Securing workforce login with biometrics – what IT leaders need to know
There was a time, not so long ago, when biometric technology was a thing of science fiction. As costs reduced and more innovations became commercially viable, we started to see biometric security systems rolled out more widely. First in areas like defence and law enforcement, then in more day-to-day environments like our workplaces and libraries.
Today, the technologies are vastly different, but they are almost ubiquitous. Most of the modern smartphones sold today incorporate at least one form of biometric ID technology – whether fingerprint, or facial recognition.
But now the technology is so common, the increasingly security and privacy conscious public is imposing new scrutiny. In fact, following pressure from groups such as Big Brother Watch, regulators are beginning to question the efficacy of some biometric technologies. In consumer applications we see regular reports that everything from photos to siblings can unlock mobile devices via facial recognition.
With fresh questions surrounding biometric identity verification technologies, businesses are looking to their security systems and wondering whether they are suitably protected against the threats the modern world poses.
Bearing Closer Scrutiny
It should come as no surprise then that the identity and access management (IAM) market continues to grow significantly, with research bodies predicting an annual growth rate somewhere between 13 per cent and 26 per cent.
Our modern businesses generate, process, evaluate and store increasingly large amounts of data. As this data has grown, so too has its value and the interest from malicious actors to obtain it. Not only has the inherent value of the data increased, the number of ways to try to nefariously access it has too.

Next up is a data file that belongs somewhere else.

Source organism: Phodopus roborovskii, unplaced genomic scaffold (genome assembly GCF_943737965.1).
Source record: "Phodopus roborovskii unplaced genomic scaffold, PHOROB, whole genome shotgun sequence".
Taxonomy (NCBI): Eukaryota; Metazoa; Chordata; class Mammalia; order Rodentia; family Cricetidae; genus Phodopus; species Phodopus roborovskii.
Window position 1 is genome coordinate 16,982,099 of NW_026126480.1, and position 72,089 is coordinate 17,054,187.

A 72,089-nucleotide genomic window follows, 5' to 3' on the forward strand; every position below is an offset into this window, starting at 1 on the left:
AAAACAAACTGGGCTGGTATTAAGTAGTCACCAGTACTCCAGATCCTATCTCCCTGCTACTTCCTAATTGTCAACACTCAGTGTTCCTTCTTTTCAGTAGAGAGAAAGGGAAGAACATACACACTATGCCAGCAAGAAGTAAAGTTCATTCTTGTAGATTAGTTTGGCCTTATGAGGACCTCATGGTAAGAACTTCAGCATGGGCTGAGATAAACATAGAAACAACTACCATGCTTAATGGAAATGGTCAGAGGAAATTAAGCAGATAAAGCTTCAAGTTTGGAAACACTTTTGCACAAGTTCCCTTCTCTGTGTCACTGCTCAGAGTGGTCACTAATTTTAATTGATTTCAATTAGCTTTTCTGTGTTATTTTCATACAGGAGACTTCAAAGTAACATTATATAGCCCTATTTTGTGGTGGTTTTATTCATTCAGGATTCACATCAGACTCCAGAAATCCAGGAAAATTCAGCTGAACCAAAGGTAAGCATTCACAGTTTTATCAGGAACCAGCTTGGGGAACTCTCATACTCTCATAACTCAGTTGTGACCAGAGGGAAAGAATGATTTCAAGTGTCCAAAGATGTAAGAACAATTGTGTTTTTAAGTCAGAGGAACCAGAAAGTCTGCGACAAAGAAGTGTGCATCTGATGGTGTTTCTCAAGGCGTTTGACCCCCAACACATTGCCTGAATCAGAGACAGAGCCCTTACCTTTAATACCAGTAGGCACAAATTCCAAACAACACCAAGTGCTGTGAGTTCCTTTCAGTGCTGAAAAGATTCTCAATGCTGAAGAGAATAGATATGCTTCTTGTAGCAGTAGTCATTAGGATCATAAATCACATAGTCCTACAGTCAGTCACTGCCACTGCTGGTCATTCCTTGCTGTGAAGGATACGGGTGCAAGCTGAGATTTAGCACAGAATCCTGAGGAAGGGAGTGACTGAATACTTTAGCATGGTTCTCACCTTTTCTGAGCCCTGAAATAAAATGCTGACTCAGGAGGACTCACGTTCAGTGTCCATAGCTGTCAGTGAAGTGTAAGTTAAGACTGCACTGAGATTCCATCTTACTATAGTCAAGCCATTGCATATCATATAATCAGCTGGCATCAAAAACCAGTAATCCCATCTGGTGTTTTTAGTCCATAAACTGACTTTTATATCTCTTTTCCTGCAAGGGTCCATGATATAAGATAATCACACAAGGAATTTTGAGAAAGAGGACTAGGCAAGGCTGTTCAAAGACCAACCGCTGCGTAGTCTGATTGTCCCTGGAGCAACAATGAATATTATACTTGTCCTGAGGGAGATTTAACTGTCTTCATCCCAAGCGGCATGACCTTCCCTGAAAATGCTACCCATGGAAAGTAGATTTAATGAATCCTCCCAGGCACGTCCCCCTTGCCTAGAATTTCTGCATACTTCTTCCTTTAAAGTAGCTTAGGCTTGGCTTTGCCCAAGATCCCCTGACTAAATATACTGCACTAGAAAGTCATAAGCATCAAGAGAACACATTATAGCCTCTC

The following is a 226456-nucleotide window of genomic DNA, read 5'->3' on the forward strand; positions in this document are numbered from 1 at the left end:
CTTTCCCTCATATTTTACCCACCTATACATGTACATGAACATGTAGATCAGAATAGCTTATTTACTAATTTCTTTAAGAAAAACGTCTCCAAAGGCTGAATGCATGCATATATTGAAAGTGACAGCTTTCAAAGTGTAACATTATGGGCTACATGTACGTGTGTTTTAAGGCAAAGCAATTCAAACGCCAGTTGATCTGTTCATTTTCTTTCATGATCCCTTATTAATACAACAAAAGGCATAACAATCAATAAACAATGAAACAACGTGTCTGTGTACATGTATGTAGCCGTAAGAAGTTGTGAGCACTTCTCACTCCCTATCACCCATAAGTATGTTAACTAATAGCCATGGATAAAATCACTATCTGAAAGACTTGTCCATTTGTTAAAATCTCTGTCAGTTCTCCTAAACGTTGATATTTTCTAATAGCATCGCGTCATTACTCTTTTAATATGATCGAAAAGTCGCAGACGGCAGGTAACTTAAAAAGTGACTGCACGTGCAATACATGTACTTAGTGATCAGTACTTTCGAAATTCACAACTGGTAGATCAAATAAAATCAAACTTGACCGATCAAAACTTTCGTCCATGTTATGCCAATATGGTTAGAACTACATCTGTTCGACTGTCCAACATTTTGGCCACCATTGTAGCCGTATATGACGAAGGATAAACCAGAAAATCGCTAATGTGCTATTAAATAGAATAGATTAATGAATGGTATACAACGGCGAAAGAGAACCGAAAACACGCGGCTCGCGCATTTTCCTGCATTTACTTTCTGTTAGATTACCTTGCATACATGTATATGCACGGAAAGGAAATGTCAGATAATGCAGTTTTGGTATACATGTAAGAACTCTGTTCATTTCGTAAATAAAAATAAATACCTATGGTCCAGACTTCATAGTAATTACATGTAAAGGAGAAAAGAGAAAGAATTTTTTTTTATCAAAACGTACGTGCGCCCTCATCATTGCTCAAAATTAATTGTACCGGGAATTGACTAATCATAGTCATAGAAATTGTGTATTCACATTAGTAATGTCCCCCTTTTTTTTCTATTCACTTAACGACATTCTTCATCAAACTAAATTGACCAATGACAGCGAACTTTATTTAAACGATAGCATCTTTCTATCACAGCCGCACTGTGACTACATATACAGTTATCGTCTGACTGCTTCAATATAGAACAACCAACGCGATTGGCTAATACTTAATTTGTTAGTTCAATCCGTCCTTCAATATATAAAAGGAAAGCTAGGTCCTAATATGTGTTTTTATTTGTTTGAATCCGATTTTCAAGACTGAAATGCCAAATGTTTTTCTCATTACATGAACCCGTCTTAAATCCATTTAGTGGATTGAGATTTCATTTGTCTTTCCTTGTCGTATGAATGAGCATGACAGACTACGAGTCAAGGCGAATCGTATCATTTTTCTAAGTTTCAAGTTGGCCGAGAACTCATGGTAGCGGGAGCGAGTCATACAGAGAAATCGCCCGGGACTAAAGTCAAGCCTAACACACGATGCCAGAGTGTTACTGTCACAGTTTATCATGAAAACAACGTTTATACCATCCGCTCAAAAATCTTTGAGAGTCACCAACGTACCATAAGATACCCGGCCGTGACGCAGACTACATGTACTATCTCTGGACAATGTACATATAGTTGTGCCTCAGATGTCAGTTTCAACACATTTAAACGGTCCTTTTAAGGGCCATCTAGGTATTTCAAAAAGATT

Attack surfaces have been growing exponentially since we migrated paper records to digital data. As we connected more and more systems to networks, those networks to the internet, and technology advanced to the point where internet speeds and computing mobility meant employees didn’t have to work solely in the office, but could log on anywhere and everywhere – from their homes to their holidays – hackers have had more and more options to choose from to obtain unauthorised access to this valuable data.
It has never been more important for IT leaders from organisations of all shapes and sizes to protect the data they hold and yet many employees are still able to access secure data remotely with as little as a password. But with 81% of data breaches caused by compromised, weak, and reused passwords it is clear that these alone provide inadequate security for most corporate needs.
It is critical that organisations have more sophisticated solutions in place to ensure that only the right people have access to the data they hold.
In 2020 and beyond, businesses should be looking at far stronger methods of authenticating access to their systems and managing credentials of their employees.
Verifying Identity and Authorising Access
Biometric authentication is all around us. Indeed there are over 1.2 billion e-passports in circulation today – meaning over 1.2 billion travellers have a standardised digital portrait in a secure document to cross compare with live images at check-in gates around the world.